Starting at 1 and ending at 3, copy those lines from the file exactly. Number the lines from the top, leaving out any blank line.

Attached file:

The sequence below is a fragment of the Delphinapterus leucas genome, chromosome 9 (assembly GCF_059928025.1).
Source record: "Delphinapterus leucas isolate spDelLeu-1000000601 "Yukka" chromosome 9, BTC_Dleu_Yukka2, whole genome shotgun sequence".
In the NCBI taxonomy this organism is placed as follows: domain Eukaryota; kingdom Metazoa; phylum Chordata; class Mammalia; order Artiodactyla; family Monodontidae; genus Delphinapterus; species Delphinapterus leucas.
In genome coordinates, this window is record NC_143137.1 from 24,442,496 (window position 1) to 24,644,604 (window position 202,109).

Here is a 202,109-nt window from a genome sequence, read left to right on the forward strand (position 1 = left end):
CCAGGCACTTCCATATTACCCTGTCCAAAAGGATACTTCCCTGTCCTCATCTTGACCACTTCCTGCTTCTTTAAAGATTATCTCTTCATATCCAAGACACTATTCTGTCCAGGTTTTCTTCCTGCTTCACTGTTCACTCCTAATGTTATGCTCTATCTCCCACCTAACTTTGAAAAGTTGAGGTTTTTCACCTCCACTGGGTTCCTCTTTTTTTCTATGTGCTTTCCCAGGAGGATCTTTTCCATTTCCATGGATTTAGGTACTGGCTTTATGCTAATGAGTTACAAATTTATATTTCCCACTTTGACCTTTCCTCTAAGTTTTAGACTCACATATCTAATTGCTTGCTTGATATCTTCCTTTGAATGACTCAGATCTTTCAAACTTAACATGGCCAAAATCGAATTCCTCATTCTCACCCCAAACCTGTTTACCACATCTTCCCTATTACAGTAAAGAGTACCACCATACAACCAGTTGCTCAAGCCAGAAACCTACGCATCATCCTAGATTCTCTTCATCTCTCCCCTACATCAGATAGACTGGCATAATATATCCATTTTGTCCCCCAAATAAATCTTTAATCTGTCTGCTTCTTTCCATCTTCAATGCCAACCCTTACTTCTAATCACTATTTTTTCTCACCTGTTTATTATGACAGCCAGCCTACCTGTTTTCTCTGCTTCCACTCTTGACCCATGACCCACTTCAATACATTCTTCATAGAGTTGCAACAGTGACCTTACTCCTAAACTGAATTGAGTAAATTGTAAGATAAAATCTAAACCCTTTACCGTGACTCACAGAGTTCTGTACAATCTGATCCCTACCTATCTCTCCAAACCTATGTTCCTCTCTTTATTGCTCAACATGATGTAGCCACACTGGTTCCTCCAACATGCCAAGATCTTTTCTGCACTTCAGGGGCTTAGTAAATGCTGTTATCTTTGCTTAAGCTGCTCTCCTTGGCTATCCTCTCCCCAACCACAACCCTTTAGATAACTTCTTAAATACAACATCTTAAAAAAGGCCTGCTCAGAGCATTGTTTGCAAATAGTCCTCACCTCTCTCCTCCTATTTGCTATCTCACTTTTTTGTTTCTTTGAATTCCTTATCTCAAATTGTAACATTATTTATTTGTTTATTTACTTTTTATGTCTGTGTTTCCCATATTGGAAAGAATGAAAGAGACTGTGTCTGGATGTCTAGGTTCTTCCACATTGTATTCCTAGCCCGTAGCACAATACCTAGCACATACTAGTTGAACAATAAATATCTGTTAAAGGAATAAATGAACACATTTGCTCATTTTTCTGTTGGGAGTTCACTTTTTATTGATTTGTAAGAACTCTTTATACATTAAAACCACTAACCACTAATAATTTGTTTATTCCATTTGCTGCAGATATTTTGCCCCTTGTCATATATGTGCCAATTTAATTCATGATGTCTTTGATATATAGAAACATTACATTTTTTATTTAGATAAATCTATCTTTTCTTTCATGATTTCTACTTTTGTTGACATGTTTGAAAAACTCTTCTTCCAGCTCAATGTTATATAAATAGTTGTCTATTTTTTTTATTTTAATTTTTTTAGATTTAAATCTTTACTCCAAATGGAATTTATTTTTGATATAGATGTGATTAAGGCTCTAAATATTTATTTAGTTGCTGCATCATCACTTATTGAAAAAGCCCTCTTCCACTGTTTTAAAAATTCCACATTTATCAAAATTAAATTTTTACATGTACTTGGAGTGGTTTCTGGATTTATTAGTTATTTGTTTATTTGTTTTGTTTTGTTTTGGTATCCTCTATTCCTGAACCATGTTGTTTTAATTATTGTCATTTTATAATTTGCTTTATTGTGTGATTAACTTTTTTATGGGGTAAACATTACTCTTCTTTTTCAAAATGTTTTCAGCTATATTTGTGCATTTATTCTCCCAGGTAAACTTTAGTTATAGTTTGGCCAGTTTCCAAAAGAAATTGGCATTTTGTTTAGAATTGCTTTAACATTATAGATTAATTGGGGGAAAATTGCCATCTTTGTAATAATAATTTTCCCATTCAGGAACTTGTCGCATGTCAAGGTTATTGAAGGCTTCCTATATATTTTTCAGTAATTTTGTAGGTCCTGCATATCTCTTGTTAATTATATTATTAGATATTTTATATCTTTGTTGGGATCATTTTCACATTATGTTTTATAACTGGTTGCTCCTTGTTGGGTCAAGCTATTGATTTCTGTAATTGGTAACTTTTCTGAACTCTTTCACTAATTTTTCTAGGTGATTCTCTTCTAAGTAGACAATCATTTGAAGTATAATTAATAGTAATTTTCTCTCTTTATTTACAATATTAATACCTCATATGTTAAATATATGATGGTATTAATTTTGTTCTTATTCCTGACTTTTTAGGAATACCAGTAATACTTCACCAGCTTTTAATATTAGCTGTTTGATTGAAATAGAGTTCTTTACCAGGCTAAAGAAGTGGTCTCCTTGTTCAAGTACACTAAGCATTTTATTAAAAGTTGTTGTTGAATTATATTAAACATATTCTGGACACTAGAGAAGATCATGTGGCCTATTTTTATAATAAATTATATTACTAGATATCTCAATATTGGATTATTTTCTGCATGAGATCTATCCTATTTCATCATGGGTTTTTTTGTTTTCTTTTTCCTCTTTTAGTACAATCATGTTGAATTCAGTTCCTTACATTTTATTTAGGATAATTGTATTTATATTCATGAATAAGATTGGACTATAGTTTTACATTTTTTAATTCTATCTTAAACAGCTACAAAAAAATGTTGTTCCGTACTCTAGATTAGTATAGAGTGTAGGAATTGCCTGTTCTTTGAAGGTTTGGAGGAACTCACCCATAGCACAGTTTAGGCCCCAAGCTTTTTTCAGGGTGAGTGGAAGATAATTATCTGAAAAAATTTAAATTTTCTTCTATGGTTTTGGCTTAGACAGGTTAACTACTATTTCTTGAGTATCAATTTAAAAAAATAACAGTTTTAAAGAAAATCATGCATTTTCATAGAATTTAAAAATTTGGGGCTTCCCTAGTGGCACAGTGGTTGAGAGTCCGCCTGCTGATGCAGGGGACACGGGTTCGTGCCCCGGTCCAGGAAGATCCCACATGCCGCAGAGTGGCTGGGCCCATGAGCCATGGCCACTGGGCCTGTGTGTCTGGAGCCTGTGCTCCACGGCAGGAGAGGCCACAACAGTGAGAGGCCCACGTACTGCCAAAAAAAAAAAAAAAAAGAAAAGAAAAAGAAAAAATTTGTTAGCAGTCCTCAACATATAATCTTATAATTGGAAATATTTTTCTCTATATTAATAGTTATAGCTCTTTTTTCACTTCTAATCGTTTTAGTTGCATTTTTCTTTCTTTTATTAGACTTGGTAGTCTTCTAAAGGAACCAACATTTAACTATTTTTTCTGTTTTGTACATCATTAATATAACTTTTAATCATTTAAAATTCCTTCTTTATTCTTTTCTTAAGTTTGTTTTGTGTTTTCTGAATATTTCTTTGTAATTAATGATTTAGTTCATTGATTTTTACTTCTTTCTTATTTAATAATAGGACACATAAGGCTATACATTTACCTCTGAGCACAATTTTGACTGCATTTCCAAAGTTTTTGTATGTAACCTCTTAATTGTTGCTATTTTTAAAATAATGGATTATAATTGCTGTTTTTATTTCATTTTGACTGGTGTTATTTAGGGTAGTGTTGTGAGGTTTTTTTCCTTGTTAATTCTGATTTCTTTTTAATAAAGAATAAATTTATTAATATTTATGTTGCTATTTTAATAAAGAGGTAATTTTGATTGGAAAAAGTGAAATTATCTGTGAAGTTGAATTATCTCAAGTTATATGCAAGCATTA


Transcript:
The sequence below is a fragment of the Delphinapterus leucas genome, chromosome 9 (assembly GCF_059928025.1).
Source record: "Delphinapterus leucas isolate spDelLeu-1000000601 "Yukka" chromosome 9, BTC_Dleu_Yukka2, whole genome shotgun sequence".
In the NCBI taxonomy this organism is placed as follows: domain Eukaryota; kingdom Metazoa; phylum Chordata; class Mammalia; order Artiodactyla; family Monodontidae; genus Delphinapterus; species Delphinapterus leucas.